A friend posted on usenet group misc.invest.financial-plan;
DEMAND (for Gold)
71% 2950 Jewelry (mostly US, China, India)
7% 300 Central banks & industry
6% 250 Hoarding
7% 300 ETFs
3% 130 Coins
5% 200 Hedging reductions
4130 Total Demand
500 Official sales
(-280) Surplus (deficit)
To which I added:
Two thoughts, perhaps obvious, but bear with me.
One poster mentioned the substitution effect. Yes gold is used in electronics, but the amount in any system is so small that gold can rise to $2000, and there would be little reason to seek an alternative. I can find gold leaf selling for a few cents per square inch. Likely the gold content of a $500 computer is measured in cents. So no issue there.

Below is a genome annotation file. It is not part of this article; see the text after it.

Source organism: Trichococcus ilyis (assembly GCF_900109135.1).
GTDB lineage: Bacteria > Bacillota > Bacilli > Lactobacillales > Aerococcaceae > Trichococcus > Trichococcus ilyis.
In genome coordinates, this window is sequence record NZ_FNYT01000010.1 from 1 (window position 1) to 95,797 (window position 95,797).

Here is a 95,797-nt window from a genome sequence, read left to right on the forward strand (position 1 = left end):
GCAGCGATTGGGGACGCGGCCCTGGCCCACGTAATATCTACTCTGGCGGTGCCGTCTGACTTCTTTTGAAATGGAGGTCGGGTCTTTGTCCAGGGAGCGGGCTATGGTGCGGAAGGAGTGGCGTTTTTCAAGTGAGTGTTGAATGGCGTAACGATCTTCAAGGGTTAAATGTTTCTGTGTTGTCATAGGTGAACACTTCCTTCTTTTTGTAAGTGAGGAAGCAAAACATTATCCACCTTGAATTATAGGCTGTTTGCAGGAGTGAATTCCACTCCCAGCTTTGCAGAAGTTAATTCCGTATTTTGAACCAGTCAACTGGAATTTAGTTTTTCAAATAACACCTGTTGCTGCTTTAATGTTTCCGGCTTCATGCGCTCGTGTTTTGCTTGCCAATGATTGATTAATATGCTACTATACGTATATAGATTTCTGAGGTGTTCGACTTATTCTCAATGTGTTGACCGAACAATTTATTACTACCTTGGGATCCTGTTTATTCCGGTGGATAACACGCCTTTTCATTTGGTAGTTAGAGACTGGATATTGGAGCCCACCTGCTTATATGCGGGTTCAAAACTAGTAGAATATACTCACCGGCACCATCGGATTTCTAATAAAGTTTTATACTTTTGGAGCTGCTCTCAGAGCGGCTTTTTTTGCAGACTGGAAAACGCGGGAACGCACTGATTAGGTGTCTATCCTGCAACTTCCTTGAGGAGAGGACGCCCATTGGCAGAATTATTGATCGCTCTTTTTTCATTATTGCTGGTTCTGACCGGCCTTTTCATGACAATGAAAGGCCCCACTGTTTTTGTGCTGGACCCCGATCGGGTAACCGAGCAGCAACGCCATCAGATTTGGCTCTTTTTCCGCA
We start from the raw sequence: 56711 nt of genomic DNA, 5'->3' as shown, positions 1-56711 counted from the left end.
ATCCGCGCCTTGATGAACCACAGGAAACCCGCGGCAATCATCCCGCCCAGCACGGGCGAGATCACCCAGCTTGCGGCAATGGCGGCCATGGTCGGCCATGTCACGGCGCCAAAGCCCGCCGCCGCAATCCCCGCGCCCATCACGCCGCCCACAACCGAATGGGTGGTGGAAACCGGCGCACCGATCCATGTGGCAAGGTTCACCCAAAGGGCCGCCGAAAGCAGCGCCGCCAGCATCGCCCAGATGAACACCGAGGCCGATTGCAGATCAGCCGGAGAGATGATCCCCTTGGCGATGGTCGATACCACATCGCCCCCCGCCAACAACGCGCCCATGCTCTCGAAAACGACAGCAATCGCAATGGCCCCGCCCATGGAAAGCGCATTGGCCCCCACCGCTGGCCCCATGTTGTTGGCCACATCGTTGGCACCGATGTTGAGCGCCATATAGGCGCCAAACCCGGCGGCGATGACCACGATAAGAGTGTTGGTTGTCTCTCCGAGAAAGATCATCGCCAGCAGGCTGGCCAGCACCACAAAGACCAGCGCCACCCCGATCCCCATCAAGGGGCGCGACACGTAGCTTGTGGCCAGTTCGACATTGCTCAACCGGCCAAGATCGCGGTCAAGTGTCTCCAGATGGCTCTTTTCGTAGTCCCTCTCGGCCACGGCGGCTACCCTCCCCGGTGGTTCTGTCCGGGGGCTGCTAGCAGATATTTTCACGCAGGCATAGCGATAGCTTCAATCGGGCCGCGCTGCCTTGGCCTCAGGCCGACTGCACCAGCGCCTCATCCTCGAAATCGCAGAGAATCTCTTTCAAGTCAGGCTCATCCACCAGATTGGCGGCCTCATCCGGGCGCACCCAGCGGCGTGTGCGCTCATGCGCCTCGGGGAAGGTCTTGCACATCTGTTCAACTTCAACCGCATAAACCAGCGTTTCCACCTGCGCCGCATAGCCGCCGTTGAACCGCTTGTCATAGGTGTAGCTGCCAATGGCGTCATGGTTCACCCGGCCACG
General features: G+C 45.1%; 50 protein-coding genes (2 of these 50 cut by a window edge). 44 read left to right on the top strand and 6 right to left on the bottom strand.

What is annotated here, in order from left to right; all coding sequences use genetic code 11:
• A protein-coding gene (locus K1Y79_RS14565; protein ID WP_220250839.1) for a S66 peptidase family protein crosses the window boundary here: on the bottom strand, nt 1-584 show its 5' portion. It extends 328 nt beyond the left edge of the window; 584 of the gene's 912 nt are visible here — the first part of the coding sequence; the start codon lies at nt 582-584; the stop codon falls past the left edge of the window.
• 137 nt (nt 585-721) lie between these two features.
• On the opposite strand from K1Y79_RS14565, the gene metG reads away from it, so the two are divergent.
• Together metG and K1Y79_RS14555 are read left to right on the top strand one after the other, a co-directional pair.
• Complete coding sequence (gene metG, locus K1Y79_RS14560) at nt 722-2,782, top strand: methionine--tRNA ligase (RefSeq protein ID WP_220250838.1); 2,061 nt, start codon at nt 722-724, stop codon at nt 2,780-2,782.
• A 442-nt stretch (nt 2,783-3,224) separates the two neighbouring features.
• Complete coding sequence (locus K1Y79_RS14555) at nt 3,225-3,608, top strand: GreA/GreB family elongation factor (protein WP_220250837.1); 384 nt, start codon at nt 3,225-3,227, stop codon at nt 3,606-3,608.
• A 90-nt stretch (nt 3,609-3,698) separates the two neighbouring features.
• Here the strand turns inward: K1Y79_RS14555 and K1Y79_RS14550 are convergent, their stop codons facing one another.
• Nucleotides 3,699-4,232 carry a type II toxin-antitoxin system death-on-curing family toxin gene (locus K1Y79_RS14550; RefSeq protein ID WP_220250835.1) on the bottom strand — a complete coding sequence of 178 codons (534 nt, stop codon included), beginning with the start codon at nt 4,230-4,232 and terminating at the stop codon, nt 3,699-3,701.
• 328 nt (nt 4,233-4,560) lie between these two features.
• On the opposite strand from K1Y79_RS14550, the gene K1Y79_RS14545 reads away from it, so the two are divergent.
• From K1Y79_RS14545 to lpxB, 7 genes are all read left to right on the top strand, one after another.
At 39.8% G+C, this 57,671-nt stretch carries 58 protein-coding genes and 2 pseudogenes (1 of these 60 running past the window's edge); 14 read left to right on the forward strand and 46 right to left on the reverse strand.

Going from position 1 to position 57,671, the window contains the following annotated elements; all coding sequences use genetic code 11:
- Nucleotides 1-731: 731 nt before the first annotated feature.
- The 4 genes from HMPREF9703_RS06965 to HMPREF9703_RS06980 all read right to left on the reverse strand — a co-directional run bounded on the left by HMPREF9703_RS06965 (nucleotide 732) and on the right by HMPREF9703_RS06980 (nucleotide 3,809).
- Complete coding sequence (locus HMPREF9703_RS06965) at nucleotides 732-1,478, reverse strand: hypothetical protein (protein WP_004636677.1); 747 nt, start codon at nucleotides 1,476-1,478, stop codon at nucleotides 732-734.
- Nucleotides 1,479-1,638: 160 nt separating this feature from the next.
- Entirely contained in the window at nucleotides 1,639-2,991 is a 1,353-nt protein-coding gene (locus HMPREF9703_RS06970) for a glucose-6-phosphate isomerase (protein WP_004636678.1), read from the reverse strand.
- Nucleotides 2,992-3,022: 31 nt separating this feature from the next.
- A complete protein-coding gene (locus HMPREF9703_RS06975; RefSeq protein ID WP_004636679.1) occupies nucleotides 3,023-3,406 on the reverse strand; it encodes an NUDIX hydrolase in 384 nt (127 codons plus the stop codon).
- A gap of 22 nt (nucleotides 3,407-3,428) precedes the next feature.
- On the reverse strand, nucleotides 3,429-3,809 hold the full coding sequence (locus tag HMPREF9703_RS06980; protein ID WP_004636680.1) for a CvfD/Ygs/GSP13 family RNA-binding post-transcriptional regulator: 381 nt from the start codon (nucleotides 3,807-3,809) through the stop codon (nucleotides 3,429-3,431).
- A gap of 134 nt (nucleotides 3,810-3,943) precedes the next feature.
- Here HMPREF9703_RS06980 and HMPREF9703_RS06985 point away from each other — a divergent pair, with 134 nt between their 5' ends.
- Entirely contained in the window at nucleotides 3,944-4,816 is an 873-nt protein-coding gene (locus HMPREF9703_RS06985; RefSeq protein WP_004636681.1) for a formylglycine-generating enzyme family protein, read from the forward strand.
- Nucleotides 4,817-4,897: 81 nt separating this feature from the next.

Second, as the price rises, two thing happen. People find old gold jewelry they are not so attached to, as well as coins whose gold content (value) now exceeds any numismatic value. So the supply rises that way. Also, mines tend to have supplies that vary with cost. Huh? Well, there’s a cost to mining that has two large factors, yield (oz AU/ton ore) and depth (cost to dig). So if I hit an area that yields 1 oz/ton, and it costs me $800 to process, that area is noted and left unmined. At $1000, it’s reopened. This is oversimplifying, but not by much, it goes back to supply/demand, explaining how supply literally increases when the price is higher.